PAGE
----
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Motivation and Narrative in Herodotus$
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Emily Baragwanath

Print publication date: 2008

Print ISBN-13: 9780199231294

Published to Oxford Scholarship Online: September 2008

DOI: 10.1093/acprof:oso/9780199231294.001.0001

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For better, for worse…: motivation in the Athenian logoi (Books I, V, and VI)

For better, for worse…: motivation in the Athenian logoi (Books I, V, and VI)

Chapter:
(p.122) 5 For better, for worse…: motivation in the Athenian logoi (Books I, V, and VI)
Source:
Motivation and Narrative in Herodotus
Author(s):

Emily Baragwanath (Contributor Webpage)

Publisher:
Oxford University Press
DOI:10.1093/acprof:oso/9780199231294.003.0005

Moving from Plutarch's accusation that Herodotus is too fond of polarizing questions of motivation into better and worse, and emphasizing the latter, this chapter considers cases of alternative accounts in the Histories where the alternative possibilities relate to questions of motivation. It reviews those where the double explanations do not represent true alternatives; where they are genuine but no ethical judgment attaches to a particular choice; and where the alternatives are indeed morally weighted (e.g. principled versus pragmatic)—as in the case-studies of the Athenians' expulsion of the Pelasgians and failure to expel the Peisistratids. Reader response is not simply a matter, then, of making an autonomous choice between alternatives, but of observing a complex skein of possible motivations and their possible resolutions. Herodotus' presentation implies that polarized views of motivation do not reflect complex realities.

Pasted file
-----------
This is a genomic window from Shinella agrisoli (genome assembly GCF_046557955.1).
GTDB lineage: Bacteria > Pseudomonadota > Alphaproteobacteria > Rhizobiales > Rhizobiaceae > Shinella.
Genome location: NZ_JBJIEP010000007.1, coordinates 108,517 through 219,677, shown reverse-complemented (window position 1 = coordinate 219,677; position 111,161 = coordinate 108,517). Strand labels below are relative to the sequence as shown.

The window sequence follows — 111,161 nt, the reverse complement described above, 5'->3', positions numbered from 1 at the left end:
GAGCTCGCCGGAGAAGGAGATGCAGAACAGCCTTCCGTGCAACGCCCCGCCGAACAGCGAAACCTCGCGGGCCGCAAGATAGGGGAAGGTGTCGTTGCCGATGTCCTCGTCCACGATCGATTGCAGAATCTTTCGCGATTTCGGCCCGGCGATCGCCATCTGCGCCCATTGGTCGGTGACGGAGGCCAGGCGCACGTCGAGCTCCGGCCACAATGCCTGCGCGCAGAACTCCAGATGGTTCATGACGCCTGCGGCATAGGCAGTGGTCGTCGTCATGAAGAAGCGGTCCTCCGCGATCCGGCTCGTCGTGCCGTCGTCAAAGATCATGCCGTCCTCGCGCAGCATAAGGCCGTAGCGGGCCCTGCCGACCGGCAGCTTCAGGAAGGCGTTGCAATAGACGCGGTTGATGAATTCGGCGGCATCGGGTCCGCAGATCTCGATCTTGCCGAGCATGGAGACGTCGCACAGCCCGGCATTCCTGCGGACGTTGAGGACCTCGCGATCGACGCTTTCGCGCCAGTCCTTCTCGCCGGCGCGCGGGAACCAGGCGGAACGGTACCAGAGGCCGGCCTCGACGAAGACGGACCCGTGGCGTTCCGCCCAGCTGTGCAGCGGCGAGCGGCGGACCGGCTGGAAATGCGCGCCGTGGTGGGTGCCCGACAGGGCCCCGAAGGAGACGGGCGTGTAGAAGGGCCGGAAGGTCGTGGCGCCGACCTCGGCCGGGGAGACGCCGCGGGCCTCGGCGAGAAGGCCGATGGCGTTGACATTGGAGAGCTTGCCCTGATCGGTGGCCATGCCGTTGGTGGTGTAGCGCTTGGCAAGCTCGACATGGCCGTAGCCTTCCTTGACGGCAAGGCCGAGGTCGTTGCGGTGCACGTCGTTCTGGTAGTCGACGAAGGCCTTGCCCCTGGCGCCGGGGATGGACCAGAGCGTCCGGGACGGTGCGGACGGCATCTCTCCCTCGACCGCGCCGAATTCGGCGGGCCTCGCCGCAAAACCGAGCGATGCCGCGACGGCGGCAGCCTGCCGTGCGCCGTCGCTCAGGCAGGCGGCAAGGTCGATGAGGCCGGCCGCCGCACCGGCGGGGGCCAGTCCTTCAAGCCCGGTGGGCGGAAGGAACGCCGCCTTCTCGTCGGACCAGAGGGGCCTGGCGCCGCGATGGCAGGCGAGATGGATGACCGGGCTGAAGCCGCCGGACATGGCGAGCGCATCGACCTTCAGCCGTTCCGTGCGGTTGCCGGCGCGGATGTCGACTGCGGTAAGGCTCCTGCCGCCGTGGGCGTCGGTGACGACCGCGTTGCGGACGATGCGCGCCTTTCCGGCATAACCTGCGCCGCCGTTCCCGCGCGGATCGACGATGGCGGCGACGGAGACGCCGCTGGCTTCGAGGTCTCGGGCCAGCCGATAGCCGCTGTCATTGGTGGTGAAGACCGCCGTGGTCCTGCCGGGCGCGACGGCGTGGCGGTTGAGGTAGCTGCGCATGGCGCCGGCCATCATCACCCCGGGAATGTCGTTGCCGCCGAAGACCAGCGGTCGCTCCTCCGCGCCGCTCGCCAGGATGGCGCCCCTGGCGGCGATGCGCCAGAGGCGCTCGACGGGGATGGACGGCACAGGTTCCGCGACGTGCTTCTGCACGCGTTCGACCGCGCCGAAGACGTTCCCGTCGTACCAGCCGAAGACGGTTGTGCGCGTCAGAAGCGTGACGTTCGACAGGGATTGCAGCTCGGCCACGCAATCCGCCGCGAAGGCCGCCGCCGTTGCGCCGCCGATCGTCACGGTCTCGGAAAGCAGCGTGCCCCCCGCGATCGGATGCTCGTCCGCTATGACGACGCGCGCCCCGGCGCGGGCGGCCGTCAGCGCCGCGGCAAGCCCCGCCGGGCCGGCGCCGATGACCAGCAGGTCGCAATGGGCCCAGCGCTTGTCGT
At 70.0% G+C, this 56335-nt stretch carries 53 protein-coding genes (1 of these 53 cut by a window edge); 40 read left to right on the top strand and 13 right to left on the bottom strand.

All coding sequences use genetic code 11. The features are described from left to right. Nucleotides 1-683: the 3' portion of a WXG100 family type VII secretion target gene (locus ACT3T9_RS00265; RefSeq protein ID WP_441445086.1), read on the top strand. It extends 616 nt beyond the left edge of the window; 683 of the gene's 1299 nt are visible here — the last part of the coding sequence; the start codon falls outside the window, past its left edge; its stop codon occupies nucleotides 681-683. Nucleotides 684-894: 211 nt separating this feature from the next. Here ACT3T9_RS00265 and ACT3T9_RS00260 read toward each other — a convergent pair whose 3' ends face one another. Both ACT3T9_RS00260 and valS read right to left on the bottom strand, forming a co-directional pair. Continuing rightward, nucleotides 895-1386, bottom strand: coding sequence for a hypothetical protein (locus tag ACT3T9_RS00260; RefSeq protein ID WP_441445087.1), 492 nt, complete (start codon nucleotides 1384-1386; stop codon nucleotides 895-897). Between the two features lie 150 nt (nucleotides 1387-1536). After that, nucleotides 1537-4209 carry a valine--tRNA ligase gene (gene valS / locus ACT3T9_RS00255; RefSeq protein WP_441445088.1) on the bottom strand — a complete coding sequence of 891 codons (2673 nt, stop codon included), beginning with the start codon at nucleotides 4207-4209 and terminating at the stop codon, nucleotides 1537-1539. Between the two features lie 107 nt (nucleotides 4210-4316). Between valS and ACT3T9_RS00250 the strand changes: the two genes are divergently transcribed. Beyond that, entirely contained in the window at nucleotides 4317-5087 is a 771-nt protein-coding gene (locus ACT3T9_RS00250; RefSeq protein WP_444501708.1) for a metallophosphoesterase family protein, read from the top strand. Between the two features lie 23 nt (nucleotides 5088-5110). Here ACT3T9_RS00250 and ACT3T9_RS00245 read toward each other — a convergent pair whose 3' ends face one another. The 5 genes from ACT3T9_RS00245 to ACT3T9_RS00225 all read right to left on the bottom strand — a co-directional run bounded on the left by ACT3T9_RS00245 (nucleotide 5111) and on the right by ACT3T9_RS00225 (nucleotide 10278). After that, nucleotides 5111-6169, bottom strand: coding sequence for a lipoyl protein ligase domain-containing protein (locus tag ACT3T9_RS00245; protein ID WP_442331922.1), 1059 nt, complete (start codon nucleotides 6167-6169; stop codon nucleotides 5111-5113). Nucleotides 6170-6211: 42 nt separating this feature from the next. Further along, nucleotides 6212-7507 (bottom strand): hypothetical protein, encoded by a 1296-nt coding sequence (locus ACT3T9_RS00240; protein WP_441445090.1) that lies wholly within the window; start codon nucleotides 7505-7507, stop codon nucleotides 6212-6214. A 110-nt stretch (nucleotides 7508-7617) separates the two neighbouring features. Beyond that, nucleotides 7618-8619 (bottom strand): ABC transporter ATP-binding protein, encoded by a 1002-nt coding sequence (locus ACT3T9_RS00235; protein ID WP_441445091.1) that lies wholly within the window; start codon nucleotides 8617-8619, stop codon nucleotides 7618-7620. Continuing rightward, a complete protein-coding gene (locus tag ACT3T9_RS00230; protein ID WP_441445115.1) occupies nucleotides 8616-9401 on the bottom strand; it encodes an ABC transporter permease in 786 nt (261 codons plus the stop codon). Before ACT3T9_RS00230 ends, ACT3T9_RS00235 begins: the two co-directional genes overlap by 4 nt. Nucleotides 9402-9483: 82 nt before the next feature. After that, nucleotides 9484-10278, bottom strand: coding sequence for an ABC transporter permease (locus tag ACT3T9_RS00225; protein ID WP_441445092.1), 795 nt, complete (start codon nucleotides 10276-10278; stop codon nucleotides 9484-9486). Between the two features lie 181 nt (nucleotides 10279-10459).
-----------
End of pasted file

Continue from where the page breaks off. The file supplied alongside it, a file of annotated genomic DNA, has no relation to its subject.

Keywords:   Herodotus, motivation, Plutarch, alternative accounts, alternatives, Athenians, Pelasgians, Peisistratids, reader response

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